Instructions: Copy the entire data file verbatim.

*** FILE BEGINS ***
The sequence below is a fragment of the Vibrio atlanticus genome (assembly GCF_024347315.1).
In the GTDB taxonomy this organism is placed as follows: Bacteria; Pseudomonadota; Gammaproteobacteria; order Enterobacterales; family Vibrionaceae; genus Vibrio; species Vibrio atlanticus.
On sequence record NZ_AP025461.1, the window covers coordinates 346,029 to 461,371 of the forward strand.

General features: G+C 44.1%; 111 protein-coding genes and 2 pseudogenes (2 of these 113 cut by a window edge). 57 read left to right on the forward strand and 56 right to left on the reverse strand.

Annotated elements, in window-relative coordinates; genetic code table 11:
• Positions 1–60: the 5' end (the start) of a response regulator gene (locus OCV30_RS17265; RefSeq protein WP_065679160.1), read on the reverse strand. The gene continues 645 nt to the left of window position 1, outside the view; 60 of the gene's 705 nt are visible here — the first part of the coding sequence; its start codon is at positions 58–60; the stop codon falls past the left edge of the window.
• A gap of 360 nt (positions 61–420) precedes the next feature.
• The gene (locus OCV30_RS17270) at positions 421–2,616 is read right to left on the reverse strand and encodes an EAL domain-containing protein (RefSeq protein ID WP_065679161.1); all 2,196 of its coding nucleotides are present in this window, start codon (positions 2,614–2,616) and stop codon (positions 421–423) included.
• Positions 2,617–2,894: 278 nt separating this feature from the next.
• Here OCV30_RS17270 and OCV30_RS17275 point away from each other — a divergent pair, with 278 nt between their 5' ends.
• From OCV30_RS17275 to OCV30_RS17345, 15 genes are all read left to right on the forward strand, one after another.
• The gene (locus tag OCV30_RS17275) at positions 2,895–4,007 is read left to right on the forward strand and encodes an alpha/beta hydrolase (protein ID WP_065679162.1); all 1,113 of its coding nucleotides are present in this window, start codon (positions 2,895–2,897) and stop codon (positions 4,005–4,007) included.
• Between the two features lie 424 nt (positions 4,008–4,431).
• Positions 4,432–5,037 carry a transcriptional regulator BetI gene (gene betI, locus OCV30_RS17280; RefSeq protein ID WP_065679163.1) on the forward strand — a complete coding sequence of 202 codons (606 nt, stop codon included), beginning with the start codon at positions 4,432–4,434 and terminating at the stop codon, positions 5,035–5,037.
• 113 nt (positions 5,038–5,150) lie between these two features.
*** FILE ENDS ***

The sequence below is a fragment of the Vibrio atlanticus genome (assembly GCF_024347315.1).
In the GTDB taxonomy this organism is placed as follows: Bacteria; Pseudomonadota; Gammaproteobacteria; order Enterobacterales; family Vibrionaceae; genus Vibrio; species Vibrio atlanticus.
On sequence record NZ_AP025461.1, the window covers coordinates 346,029 to 461,371 of the forward strand.

General features: G+C 44.1%; 111 protein-coding genes and 2 pseudogenes (2 of these 113 cut by a window edge). 57 read left to right on the forward strand and 56 right to left on the reverse strand.

Annotated elements, in window-relative coordinates; genetic code table 11:
• Positions 1–60: the 5' end (the start) of a response regulator gene (locus OCV30_RS17265; RefSeq protein WP_065679160.1), read on the reverse strand. The gene continues 645 nt to the left of window position 1, outside the view; 60 of the gene's 705 nt are visible here — the first part of the coding sequence; its start codon is at positions 58–60; the stop codon falls past the left edge of the window.
• A gap of 360 nt (positions 61–420) precedes the next feature.
• The gene (locus OCV30_RS17270) at positions 421–2,616 is read right to left on the reverse strand and encodes an EAL domain-containing protein (RefSeq protein ID WP_065679161.1); all 2,196 of its coding nucleotides are present in this window, start codon (positions 2,614–2,616) and stop codon (positions 421–423) included.
• Positions 2,617–2,894: 278 nt separating this feature from the next.
• Here OCV30_RS17270 and OCV30_RS17275 point away from each other — a divergent pair, with 278 nt between their 5' ends.
• From OCV30_RS17275 to OCV30_RS17345, 15 genes are all read left to right on the forward strand, one after another.
• The gene (locus tag OCV30_RS17275) at positions 2,895–4,007 is read left to right on the forward strand and encodes an alpha/beta hydrolase (protein ID WP_065679162.1); all 1,113 of its coding nucleotides are present in this window, start codon (positions 2,895–2,897) and stop codon (positions 4,005–4,007) included.
• Between the two features lie 424 nt (positions 4,008–4,431).
• Positions 4,432–5,037 carry a transcriptional regulator BetI gene (gene betI, locus OCV30_RS17280; RefSeq protein ID WP_065679163.1) on the forward strand — a complete coding sequence of 202 codons (606 nt, stop codon included), beginning with the start codon at positions 4,432–4,434 and terminating at the stop codon, positions 5,035–5,037.
• 113 nt (positions 5,038–5,150) lie between these two features.